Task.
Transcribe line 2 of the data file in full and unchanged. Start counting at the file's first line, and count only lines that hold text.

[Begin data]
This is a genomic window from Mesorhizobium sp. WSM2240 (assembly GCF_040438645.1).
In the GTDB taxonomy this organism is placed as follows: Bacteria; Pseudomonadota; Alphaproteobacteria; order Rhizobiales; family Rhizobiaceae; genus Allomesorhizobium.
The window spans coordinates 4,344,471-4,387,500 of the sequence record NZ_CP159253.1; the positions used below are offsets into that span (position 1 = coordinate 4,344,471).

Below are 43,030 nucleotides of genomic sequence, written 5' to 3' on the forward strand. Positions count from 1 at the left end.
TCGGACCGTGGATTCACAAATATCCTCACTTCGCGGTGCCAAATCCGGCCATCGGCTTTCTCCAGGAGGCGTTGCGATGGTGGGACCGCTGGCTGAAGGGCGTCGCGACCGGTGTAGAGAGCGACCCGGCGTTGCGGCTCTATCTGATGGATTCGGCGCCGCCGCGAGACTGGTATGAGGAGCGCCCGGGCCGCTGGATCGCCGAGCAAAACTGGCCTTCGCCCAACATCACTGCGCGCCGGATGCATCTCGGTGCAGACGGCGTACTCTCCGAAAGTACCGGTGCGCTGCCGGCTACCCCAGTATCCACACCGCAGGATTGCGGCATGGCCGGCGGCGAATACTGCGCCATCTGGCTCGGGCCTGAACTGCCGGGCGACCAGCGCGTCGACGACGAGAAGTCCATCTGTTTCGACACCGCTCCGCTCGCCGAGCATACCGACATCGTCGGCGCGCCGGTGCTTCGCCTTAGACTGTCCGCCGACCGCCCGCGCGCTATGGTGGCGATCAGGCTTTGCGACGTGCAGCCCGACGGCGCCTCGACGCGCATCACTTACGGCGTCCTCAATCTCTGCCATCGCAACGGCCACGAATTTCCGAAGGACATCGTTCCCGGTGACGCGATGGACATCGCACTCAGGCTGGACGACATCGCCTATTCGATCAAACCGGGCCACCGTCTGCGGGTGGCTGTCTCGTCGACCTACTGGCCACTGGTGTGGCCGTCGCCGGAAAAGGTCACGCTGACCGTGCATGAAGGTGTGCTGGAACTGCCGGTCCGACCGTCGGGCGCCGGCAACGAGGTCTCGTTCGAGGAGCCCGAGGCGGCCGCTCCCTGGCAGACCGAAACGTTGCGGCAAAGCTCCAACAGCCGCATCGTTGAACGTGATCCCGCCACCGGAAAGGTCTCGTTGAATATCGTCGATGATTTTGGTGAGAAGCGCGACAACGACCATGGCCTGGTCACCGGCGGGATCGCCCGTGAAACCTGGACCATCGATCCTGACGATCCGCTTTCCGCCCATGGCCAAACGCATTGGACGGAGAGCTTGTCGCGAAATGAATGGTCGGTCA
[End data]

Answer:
In the GTDB taxonomy this organism is placed as follows: Bacteria; Pseudomonadota; Alphaproteobacteria; order Rhizobiales; family Rhizobiaceae; genus Allomesorhizobium.